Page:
Dear Stoner: I love the variety of strains in the dispensaries, but haven’t found a good head/body combination. I don’t like to become a zombie, but the sativas are making me a little too paranoid. Is there any pot that will keep me active without the anxiety?
Dear Linda: They say that once you get the yips, it’s almost impossible to get rid of them. You wouldn’t be the first toker scared away from the mind-bending strength of super-sativas like Durban Poison, Green Crack or Sour Diesel, but you still have plenty of options, thanks to the boom in cross-breeding. Because of the psychoactive properties in cannabinoids, you can never fully predict how strains will affect an individual, but it sounds like you want a hybrid.
Hybrids come in all flavors and indica/sativa ratios. If you aren’t a big fan of the indica comedown and subsequent nap, then you probably want a sativa-leaning hybrid or a fifty-fifty split, at the very least. I just reviewed a fantastic hybrid for this week’s Strain Gang, but Casey Jones and Girl Scout Cookies are two readily available sativa-dominant hybrids that have given me clear highs with almost no hangover, and Flo and Pac-10 are some near-fifty-fifty splits that start out extremely cerebral and end with very manageable aftereffects. If that doesn’t work, then maybe cannabis isn’t for you.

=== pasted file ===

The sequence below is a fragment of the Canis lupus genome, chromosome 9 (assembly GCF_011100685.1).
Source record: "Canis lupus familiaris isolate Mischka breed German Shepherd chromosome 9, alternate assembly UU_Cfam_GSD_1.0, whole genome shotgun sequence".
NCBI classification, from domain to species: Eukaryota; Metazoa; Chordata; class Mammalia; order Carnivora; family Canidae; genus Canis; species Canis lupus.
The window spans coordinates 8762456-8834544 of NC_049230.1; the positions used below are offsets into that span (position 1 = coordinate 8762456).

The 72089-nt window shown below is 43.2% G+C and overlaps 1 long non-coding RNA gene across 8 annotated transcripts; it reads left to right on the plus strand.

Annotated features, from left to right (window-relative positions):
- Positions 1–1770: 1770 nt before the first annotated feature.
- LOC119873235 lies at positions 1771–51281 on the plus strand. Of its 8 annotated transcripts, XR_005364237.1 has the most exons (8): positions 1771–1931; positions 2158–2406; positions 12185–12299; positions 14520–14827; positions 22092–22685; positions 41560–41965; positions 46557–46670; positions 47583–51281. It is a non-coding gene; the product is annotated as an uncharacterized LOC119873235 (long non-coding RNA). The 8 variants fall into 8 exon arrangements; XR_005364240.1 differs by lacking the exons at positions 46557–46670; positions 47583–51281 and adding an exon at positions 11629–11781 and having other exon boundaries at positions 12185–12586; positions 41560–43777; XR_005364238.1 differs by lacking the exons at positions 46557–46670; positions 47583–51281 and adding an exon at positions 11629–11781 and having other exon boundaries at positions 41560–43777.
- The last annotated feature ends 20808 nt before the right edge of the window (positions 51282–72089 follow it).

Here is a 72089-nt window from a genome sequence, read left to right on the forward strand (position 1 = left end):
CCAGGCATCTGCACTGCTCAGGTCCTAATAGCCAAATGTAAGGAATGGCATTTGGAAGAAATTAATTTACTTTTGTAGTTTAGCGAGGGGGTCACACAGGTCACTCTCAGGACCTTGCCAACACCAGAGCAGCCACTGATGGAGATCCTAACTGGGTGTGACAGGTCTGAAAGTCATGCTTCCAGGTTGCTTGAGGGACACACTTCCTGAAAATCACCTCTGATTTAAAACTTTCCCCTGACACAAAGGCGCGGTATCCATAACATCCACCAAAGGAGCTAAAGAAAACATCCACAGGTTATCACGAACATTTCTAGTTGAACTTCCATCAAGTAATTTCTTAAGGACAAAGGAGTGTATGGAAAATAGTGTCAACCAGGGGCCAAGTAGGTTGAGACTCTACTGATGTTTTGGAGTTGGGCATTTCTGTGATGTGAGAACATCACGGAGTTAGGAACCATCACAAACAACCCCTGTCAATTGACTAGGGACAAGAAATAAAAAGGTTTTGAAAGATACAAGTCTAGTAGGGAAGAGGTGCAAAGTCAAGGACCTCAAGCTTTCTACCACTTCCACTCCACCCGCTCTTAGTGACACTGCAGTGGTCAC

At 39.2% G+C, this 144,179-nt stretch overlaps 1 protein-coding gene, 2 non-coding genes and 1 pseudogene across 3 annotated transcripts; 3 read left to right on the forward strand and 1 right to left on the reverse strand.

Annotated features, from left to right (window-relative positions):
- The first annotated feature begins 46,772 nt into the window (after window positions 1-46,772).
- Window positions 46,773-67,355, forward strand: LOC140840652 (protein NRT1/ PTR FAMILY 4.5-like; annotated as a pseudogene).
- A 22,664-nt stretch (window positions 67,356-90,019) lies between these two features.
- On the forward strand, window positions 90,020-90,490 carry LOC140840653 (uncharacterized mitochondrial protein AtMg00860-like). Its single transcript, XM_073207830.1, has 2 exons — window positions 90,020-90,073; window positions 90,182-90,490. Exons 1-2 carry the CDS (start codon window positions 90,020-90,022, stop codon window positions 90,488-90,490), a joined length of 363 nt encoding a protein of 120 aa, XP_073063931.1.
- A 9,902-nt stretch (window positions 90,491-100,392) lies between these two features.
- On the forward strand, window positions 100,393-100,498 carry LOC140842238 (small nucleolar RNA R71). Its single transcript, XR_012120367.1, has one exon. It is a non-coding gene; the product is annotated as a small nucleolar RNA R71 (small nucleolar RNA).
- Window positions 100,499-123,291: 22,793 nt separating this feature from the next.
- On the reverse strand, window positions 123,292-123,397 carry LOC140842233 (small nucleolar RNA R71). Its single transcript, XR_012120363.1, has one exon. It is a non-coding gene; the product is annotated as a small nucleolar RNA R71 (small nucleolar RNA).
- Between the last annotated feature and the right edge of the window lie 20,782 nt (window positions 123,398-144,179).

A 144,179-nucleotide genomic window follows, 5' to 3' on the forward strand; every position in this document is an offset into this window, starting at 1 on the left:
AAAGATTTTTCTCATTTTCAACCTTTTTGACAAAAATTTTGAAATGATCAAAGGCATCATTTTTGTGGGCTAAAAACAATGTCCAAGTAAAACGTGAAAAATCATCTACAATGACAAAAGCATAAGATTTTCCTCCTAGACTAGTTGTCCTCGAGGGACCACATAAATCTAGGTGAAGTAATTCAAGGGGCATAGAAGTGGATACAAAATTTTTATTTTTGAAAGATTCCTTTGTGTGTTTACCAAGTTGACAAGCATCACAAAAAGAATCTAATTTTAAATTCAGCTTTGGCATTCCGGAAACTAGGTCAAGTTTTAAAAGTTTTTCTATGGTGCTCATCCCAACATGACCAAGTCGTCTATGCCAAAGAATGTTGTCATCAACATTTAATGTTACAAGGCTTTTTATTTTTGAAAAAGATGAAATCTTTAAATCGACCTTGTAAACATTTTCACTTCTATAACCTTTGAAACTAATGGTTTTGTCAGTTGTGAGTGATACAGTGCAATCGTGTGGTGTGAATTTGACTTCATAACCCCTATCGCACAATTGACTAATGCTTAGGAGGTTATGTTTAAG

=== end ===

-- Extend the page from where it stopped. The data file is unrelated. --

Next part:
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Dear Stoner: I have migraine issues and want to become a medical marijuana patient, but I just moved to Boulder. Do I need to be a registered Coloradan to get my MMJ card?
Dear Willy: Although you don’t need a Colorado ID to get a medical marijuana prescription, you do need proof that you live in Colorado. When applying for an MMJ card, include a “Proof of Identity and Residency Waiver Request” form, which asks for anything that would prove that you live here: bank statements, utility bills, pay stubs, vehicle registration, etc. Everything you send in must have your Colorado address on it, as well as a postmark under sixty days old. Be sure to compile as much evidence as you can, because the form says it will “consider the totality” of what you submit. Check out the requirements at colorado.gov/pacific/cdphe/get-your-medical-marijuana-card.
It just might be worth the trouble of getting a Colorado driver’s license. It’ll make your application process easier and faster, and you’ll be able to buy more at recreational dispensaries while you wait to hear back from the state. Or ask your evaluating physician for guidance. Most of them have dealt with much harder registration issues than proving residency.
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